Escarole, Chicken and White Bean Soup

Escarole, Chicken and White Bean Soup

In the summer of 2008, I was working at my alma mater while preparing to start culinary school at Johnson & Wales University-Charlotte in the fall. Gas prices were high and I was taking the bus to save a little money on my commute. The 40-minute trip provided ample reading time and that summer I didn’t go anywhere without some sort of culinary tome on my lap. I read cookbooks, memoirs, and food essays and along the way stumbled upon the food writer John Thorne.

John Thorne is no Food Network star or glitzy restaurant chef. He is simply a man who delights in cooking and eating. His essays are approachable; they invite anyone with a good appetite to find their place at the stove. Sitting on that bus and reading about him unabashedly scraping the last bit of marrow out of a beef bone was an epiphany of sorts for me. I remember thinking that the way he wrote about food was the way I wanted to cook it: with unassuming integrity and great joy.

 

I follow Molly Wizenberg’s blog Orangette and was delighted to find a reference to John Thorne’s method for cooking dried beans in a post last month. While dried beans may not seem worth the trouble to many, to make them with care by gently cooking them in a low oven for hours embodies Thorne’s culinary approach and I was eager to try his method.

Chicken with Leeks, Celery, and Carrots

This week I finally got around to doing it. I sorted, rinsed and then soaked a pound of dried navy beans overnight and then let them slowly cook for almost 6 hours. Instructed to stir the beans occasionally, I failed miserably at that job opting for taste-testing spoonfuls instead. Before you find fault, attempt to think straight when you lift the lid and are hit with the steamy aroma of slow-cooked garlic, sage, olive oil, and beans. You too will be distracted.

Escarole

The reward for my patience was plenty of beans for baby, the freezer and this Escarole, Chicken and White Bean Soup.  Decidedly uncomplicated, this straightforward soup yields big flavors despite its simplicity.  Paired with a chunk of Jim Lahey’s no knead bread it’s a satisfying dinner that I like to believe Thorne would be pleased to have on his table.  Happy cooking!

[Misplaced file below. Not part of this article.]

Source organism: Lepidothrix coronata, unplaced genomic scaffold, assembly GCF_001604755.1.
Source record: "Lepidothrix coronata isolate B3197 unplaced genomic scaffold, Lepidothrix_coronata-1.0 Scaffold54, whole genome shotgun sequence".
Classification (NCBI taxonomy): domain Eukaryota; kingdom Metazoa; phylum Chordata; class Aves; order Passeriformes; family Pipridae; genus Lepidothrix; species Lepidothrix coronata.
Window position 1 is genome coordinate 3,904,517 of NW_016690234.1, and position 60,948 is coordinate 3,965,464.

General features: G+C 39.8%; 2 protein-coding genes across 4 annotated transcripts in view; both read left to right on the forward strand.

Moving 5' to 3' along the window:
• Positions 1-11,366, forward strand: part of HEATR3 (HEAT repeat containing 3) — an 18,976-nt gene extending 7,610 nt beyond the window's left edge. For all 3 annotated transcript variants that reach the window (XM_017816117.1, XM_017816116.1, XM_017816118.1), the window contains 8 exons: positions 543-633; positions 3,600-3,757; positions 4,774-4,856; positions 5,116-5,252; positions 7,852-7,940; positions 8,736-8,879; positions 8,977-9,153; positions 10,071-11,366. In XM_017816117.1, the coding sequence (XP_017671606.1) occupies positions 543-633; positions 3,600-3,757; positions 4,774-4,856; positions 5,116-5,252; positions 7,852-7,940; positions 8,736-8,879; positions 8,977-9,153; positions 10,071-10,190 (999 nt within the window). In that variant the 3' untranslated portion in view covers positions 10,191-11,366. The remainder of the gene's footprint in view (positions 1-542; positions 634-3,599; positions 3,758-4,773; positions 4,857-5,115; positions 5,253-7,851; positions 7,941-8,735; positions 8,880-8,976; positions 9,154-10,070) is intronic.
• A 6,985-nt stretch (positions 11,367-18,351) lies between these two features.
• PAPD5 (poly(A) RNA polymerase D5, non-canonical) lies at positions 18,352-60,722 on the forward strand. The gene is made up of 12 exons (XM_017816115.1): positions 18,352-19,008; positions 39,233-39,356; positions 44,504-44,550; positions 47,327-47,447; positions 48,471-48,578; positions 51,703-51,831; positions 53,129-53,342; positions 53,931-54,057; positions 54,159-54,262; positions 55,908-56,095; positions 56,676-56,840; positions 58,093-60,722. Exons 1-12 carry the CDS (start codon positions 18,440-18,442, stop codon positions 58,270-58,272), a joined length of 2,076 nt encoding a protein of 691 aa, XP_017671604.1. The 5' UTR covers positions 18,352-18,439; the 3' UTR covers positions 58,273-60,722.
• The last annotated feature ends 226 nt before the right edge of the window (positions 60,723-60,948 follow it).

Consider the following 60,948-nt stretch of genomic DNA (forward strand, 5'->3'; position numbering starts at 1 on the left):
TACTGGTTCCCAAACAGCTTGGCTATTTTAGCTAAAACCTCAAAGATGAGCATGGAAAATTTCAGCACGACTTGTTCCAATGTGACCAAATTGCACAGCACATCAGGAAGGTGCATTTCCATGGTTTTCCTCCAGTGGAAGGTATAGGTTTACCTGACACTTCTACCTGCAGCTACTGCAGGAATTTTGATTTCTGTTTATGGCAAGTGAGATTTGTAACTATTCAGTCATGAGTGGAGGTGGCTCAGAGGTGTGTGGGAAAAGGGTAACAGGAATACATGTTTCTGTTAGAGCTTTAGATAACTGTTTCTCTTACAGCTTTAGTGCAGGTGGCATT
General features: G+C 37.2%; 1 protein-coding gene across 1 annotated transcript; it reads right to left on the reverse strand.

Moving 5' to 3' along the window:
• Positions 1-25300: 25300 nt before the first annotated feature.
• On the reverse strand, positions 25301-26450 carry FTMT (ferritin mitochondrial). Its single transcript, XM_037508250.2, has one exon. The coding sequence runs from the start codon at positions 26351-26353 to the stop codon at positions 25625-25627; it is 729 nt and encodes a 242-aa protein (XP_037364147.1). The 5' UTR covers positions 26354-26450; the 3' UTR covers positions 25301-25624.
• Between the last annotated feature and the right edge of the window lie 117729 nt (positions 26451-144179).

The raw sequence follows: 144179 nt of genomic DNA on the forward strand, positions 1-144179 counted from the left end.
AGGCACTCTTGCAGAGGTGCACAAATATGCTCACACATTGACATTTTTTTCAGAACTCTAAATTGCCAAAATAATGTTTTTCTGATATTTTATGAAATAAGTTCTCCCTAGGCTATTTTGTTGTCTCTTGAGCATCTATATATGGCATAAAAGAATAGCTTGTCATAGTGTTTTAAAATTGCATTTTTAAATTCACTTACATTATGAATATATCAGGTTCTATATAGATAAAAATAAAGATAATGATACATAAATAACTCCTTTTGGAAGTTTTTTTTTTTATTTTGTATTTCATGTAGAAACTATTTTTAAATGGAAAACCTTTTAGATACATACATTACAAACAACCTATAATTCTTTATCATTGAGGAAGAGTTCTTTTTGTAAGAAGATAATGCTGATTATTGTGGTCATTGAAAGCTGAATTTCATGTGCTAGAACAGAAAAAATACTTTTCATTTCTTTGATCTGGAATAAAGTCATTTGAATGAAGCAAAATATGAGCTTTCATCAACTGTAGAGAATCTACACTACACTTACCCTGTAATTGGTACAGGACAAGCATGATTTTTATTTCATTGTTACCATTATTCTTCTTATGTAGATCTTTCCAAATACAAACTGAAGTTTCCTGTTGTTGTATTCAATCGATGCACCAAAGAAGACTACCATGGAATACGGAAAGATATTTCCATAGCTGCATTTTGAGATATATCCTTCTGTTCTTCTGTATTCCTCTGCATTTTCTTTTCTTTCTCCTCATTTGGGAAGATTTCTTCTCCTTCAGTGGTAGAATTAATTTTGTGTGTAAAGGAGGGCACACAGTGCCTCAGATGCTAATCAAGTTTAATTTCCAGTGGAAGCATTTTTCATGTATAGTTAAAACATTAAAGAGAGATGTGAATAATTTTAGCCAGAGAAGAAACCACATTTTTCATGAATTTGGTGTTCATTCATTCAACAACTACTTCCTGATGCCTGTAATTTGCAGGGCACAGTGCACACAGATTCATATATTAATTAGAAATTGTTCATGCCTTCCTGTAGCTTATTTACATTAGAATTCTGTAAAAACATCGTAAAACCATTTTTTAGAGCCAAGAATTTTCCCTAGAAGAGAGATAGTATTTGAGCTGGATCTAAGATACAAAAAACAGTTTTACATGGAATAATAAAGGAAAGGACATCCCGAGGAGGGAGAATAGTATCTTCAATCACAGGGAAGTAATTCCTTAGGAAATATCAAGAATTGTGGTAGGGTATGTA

Escarole, Chicken and White Bean Soup

Escarole, Chicken and White Bean Soup – Printer Friendly Recipe
Serves 4

Using two (15-ounce) cans of white beans in place of the cooked beans below will bring this soup to the table more quickly although flavor will suffer for it. If making beans from scratch, a ½ lb of dried beans is enough for this recipe although when going to the trouble I like to make a full pound. I sprinkle the leftovers on salads, purée them with olive oil into a yummy dip, freeze them for later use, or eat them straight from the pot – they are that good.

Instructions for John Thorne’s method of slow-cooking beans as detailed by Molly Wizenberg are found here. I doubled the amount of beans used, omitted the red hot chili flakes, and doubled the salt, pepper, and garlic called for in the recipe. I added a generous pour of extra virgin olive oil and threw in a sprig of sage. It took almost six hours for the beans to be tender, but the resulting texture was worth the wait.

For chicken:
1 ½ lbs bone-in chicken (I used skin-on thighs and legs)
1 large leek, white and light green part thinly sliced, rinsed well
1 large carrot, peeled and cut into 1-inch chunks
1 large celery stalk, cut into 1-inch chunks
1 Turkish bay leaf
8 cups cold water

For soup:
3 cups cooked navy beans with their cooking liquid (see headnote)
3 cups roughly chopped Escarole lettuce (about ½ a head)
1 (15-ounce) can diced tomatoes with their juices
Salt, to taste
Freshly ground black pepper, to taste
Freshly grated parmesan for finishing, optional

In a large heavy-bottomed pot, combine the chicken, leek, carrot, celery stalk, bay leaf and water. Bring to a boil over medium heat, skimming off any scum that floats to the surface. Reduce the heat to a low simmer and cook for approximately one hour. Remove the chicken from the stock and set aside to cool. Strain the stock and discard the vegetables and bay leaf; you should have about 6 cups of stock remaining.

When cool enough to handle, remove and discard the skin from the chicken and shred the remaining chicken into small pieces. Discard the chicken bones. You should have about 2 cups of meat.

Combine the cooked navy beans (be sure to include some of the cooking liquid), the roughly chopped Escarole, the shredded chicken and diced tomatoes to a large, heavy-bottomed pot. Add about 5 cups of the chicken broth* to the pot and bring to a simmer. Let simmer for 15 minutes and then season generously with salt and freshly ground black pepper. Enjoy sprinkled with freshly grated Parmesan, a loaf of crusty bread, and good company.

*Note: Freeze leftover stock for use in future dishes.

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